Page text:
Hispanic Women in Business
The United States has always been a country of great opportunities for all people, women and ethnic minorities included. Here private initiative has worked especially well, where the pioneer spirit, hard work, and healthy competition combine to guarantee success.
In line with this tradition, we encounter the initiative “10,000 Women Business Leadership Award”, part of a program sponsored by “Goldman Sachs”, a banking and financing company, that aims to provide educational and business opportunities to women all over the world, and that will now designate funding specifically to financial aid for young Hispanic women. The “Hispanic Scholarship Fund” (HSF) with financial backing from Goldman Sachs and CO., will award more than 26 scholarships of 5,000 dollars per annum, of a possible duration of 2 years to Hispanic female students so that they can complete university studies related to finance. This should facilitate the payment of these students’ education as well as their future success in the business world. These scholarships will be awarded to those young women who demonstrate brilliant academic transcripts and exceptional accomplishments.
In providing financial aid to worthy candidates, the market, in this case “ Goldman Sachs” actively demonstrates how private initiative works and how effort and hard work are rewarded in this country. This supposes a real advance for Hispanic women as opposed to the empty speeches and ramblings that some politicians tend to dole out in response to current cultural and socioeconomic barriers and the difficulties that Hispanic women often face in their communities.
This is excellent news because this money will allow more Hispanic women, with their great potential, to complete their studies in business and finance, an academic discipline too often reserved to men. The market, in its wisdom, rationally propels methods that work, unlike administrations, beaurocracies, and some governments. In this way, the market logically singles out Hispanic women, who represent one of the United States’ greatest human resources; day after day, these women demonstrate their capabilities in the businesses and the companies where they are given the opportunities they deserve.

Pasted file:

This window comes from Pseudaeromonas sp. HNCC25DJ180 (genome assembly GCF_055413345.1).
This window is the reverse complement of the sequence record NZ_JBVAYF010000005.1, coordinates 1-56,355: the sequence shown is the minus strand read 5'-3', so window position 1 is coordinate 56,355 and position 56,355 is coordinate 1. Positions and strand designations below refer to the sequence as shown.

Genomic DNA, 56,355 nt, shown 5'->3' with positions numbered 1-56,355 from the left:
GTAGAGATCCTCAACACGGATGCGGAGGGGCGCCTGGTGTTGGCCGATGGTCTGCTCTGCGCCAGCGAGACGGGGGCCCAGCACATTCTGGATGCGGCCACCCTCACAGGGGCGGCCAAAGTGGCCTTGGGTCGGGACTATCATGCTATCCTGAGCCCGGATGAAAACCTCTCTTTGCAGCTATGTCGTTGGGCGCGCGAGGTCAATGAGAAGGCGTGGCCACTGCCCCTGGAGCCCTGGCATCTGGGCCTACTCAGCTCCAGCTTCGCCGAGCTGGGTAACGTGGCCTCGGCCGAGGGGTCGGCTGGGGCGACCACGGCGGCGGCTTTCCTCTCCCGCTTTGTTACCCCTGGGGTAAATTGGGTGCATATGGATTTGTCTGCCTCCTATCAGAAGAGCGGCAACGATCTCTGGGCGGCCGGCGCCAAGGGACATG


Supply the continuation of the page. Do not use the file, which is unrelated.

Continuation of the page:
According to the “Hispanic Scholarship Fund”, Latin women are one of the fastest-growing groups in business in the United States and this is no coincidence, but an indicator of their efficency in management and varied aspects of free enterprise.
Those students enrolled in new colleges and universities designated by HSF can participate in the previously mentioned scholarship program. The designated universites and colleges are the following: Baruch College (CUNY), Barnard College, Fordham University, Rutgers University, Columbia University, New York University, University of California Berkeley and the University of Texas-Austin.
During the first year, the organization will give 16 scholarships to students that complete the requirements of having finished their second year of studies, being enrolled full time for the 2009-2010 school year, and having demonstrated interest in studying a business or business related degree.
The candidates must have a cumulative GPA of 3.0 on a 4.0 scale, be of Hispanic origin, be American citizens or residents, and request federal financial aid through the Free application for Federal Student Aid (FAFSA).
The candidates who comply with the above requirements can request the scholarship through the HSF website (https://apply.hsf.net/applications/). The application period for for 2010-2011 began the 30th of September and ends in January of 2010. HSF’s webpage, www.hsf.net provides additional information about these and other available scholarships for Hispanic students.
During the last three decades, HSF has given out more than 90,000 scholarships in the amount of 280 million dollars to young Latin students in the United States and Puerto Rico consistently demonstrating their active commitment to promoting education in the Hispanic American population, they are paving the way to progress for all Americans as today´s Hispanic scholars become tomorrow’s leaders.